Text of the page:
In the spring of 2007, two Allegheny County Health Department employees brought several buckets of wood frogs, Jefferson salamanders, and numerous amphibian egg masses to Fern Hollow Nature Center. These few amphibians had been retrieved from a Bell Acres sewage treatment tank while many others perished.
Upon investigation, April Claus, FHNC naturalist, learned that until a section of land near the treatment plant had been filled in, the site had natural or vernal pond that appeared each year with the spring rains. The pond served as a viable breeding area for local amphibians, in particular the Jefferson salamander, to mate and deposit eggs. Until such a vernal pond dries up in late summer, it serves as a safe nursery for amphibian young to develop, free of other predators which are found in permanent ponds.
April approached Little Sewickley Creek Watershed Association for funding and volunteers. That fall, a fence was placed around the sewage tanks as a barrier to the amphibians; a 500 gallon cattle tank or “safe pond” full of fresh water and pond-like materials was sunk into the ground for easy access for the salamanders’ spring, 2008 migration. In the spring of 2009, pit traps were placed around the tanks and new pond; they were checked twice daily to gather data on the salamanders and other amphibians using the site. In the fall of 2010 QV Creekers and LSCWA volunteers added a second pond.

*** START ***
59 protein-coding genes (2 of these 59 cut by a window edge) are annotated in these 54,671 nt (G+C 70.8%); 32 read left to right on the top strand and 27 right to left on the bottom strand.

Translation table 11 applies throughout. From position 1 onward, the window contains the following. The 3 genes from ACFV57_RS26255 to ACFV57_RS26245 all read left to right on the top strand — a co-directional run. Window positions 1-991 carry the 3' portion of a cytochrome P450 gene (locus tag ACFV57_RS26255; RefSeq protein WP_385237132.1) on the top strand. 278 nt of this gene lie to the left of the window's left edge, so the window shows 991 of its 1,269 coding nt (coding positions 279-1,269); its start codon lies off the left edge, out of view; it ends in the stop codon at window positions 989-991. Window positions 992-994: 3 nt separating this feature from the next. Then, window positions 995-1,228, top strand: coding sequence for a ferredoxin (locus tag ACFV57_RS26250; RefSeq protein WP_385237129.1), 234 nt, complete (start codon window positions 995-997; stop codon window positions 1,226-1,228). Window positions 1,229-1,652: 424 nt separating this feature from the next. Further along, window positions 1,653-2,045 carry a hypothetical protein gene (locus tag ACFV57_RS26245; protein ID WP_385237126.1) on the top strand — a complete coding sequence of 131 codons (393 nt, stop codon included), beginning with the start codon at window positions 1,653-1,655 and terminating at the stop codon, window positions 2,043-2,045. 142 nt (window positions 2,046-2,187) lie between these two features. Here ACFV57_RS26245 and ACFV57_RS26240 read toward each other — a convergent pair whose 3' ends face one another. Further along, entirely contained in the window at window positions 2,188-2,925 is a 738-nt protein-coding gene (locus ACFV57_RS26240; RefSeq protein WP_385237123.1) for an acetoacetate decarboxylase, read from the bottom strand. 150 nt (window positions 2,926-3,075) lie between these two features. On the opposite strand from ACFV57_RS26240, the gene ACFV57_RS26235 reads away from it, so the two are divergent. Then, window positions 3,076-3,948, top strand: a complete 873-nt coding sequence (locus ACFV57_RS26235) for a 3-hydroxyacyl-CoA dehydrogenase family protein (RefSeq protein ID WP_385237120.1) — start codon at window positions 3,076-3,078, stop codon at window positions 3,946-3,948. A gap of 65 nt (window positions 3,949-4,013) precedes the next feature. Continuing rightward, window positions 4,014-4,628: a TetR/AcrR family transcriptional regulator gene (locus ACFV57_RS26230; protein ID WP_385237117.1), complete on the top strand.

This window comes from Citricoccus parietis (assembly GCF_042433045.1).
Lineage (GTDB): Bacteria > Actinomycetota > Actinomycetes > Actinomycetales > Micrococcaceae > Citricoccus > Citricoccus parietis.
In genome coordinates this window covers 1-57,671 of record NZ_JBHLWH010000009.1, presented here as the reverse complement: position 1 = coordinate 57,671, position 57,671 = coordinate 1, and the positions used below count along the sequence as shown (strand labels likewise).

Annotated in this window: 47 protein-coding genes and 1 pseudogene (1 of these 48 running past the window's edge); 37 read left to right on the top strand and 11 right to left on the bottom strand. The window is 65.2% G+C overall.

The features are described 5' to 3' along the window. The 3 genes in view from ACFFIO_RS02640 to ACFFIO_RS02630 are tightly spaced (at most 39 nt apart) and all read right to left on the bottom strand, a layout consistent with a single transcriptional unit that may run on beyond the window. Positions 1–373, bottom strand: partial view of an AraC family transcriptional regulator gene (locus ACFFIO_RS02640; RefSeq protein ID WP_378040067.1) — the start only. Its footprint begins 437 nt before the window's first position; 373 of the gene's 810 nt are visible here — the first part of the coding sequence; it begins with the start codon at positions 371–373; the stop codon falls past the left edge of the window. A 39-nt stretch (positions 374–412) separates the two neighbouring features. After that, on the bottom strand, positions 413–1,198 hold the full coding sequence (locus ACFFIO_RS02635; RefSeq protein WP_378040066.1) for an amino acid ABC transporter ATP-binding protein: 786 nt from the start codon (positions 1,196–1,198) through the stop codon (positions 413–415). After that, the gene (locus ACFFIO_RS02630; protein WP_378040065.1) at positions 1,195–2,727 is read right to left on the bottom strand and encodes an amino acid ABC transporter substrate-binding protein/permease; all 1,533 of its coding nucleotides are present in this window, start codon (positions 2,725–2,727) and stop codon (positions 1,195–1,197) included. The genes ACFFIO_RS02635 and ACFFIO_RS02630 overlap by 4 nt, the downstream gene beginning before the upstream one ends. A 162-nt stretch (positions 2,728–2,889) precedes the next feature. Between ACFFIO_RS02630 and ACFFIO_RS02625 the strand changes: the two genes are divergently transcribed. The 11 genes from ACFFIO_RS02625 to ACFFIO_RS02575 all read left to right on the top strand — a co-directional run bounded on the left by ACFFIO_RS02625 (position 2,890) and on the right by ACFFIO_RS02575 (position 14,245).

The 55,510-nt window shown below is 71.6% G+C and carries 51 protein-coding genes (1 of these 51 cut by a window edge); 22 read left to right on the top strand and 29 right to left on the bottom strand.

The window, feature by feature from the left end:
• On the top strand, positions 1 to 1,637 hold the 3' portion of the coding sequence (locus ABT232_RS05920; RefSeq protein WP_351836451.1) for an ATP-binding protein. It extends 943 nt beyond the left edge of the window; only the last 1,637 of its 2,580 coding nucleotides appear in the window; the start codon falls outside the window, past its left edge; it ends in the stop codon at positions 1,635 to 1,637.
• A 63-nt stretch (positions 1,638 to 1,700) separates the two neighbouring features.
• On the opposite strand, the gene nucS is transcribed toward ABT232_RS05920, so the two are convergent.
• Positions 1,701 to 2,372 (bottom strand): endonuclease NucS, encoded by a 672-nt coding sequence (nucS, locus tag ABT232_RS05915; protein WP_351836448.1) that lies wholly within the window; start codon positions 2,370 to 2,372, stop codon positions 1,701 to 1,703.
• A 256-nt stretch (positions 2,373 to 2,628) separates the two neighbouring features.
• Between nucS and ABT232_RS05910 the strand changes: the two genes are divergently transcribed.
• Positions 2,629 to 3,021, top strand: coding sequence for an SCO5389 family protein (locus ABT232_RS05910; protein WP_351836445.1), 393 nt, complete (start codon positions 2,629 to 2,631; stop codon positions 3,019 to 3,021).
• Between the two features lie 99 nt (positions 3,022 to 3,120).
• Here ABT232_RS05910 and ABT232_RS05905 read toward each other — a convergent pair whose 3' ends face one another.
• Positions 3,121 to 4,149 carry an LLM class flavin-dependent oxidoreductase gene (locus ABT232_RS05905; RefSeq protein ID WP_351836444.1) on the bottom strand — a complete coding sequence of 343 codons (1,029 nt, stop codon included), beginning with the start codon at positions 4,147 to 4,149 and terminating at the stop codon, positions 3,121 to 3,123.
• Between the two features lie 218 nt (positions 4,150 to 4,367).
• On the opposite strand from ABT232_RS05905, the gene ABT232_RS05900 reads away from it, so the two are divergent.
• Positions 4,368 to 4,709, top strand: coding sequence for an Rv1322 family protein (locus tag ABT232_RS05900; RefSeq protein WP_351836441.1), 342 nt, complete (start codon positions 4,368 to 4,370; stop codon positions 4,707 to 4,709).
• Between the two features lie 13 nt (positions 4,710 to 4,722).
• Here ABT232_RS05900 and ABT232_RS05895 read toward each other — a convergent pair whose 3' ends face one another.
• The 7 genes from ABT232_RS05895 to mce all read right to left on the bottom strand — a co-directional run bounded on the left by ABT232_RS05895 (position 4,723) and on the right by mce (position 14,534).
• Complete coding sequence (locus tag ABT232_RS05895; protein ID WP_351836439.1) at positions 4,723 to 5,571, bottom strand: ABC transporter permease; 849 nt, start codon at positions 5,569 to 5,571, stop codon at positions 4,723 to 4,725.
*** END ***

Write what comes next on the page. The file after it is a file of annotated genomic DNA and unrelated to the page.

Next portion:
Since the amphibians first located the first pond, they have continued to return to the two ponds in increasing numbers. The young amphibians have emerged from the safe ponds to follow their parents back to their underground burrows in upland deciduous forests. LSCWA plans to develop a viable natural pond at the site. More information on this project can be found here.
Apart from achieving its goal of saving this population of Jefferson salamanders along with numerous wood frogs and spotted salamanders, this project has served as a community educational experience for families and school students at all levels.